Participant Seeking Benefits Due Cannot Claim Fiduciary Breach

December 19, 2007 ( - The U.S. District Court for the District of Columbia has ruled a plan participant cannot move forward with fiduciary breach claims against her former employer when she has adequate remedy under her claim for additional benefits due to her.

The court noted in its opinion that the majority of circuits that have decided on the issue of whether participants can pursue an Employee Retirement Income Security Act (ERISA) § 502(a)(3) fiduciary breach claim while also pursuing a claim for additional benefits under § 502(a)(1)(B) have held that the breach of fiduciary duty claim cannot stand where a plaintiff has an adequate remedy through a claim for benefits under § 502(a)(1)(B). The court said that since the part of Denise M. Clark’s complaint that weighed most heavily against her employer was that she was improperly denied benefits, it would follow the majority of circuits in its ruling.

Clark ‘s claim for relief for the fiduciary breach was also denied because she was seeking individual damages. The court pointed out in its opinion that ERISA § 502(a)(2) allows for relief on behalf of the plan for fiduciary breaches and not on behalf of individual participants or beneficiaries.

Clark ‘s claim for additional benefits due to her was the only charge allowed to go forward by the court.

Clark worked as an attorney at Feder, Semo and Bard, P.C. (FS&B) for almost ten years. Based on the law firm’s retirement plan documents, she believed she was vested under the plan and would receive her accrued benefits five years after she terminated her employment in 2002.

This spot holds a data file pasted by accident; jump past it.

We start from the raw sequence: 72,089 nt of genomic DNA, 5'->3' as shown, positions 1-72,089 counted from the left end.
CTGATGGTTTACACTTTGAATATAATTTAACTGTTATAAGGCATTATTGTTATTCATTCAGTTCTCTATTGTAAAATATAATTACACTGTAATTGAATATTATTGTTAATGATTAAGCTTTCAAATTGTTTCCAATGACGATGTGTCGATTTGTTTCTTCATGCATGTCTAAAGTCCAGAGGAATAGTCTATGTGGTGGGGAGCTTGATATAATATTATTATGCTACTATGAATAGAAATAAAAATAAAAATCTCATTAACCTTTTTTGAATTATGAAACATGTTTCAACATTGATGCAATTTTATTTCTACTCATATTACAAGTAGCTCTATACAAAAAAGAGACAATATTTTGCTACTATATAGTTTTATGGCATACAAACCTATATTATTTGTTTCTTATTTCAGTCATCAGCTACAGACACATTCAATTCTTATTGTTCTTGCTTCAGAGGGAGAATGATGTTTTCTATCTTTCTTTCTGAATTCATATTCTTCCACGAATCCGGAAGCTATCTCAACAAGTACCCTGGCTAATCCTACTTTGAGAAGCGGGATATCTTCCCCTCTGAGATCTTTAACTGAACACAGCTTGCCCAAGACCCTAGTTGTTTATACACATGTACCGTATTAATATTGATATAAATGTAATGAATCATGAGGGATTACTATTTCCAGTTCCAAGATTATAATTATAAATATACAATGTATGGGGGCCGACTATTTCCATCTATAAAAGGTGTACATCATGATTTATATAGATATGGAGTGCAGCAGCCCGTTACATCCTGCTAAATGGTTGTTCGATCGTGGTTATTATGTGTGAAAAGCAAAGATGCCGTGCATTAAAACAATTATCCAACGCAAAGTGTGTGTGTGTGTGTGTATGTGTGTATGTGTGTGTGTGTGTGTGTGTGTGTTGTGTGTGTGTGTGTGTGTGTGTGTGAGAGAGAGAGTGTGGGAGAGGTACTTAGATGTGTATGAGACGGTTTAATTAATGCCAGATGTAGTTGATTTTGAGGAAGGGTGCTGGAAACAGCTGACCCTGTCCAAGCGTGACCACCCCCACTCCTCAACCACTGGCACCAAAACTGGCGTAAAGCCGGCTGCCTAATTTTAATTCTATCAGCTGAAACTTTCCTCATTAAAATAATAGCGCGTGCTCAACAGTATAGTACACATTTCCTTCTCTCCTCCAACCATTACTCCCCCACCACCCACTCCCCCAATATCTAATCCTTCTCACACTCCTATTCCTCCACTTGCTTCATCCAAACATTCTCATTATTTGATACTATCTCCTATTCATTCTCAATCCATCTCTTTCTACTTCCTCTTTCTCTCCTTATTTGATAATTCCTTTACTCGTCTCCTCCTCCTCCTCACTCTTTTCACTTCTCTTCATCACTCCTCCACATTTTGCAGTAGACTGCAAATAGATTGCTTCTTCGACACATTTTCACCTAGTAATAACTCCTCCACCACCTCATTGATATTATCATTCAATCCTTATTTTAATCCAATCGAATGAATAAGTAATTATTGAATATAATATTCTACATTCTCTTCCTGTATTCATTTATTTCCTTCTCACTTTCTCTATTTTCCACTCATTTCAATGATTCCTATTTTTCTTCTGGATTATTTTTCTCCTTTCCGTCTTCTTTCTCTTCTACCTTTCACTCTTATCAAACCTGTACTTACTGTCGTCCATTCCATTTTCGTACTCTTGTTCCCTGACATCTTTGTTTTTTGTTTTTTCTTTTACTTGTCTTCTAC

However, in September 2003, the Board of Directors of FS&B amended the plan to freeze the accrual of future retirement benefits, and in 2005, terminated the plan. Clark received a letter stating all benefits would be distributed as a result of the plan termination that included a statement indicating she was entitled to a lump sum benefit of $166,541.71.

Clark believed she was entitled to more, and requested the lump sum distribution while reserving the right to pursue any difference between the distribution and the value of her accrued benefits. After inquiring about the benefits calculation, she received an email from outside counsel for FS&B informing her that the lump sum actuarial equivalent of her $4,860.55 per month annuity benefit was $312,380.83, but her benefits had been “pro-rata reduced to match the plan’s assets.”

After exhausting all her remedies under the plan attempting to receive additional benefits, Clark filed a lawsuit alleging she was improperly denied almost 50% of the value of her retirement benefits in violation of ERISA’s anti-cutback protection for accrued benefits, ERISA’s disclosure requirements, and fiduciary duties imposed by ERISA.

The opinion is here .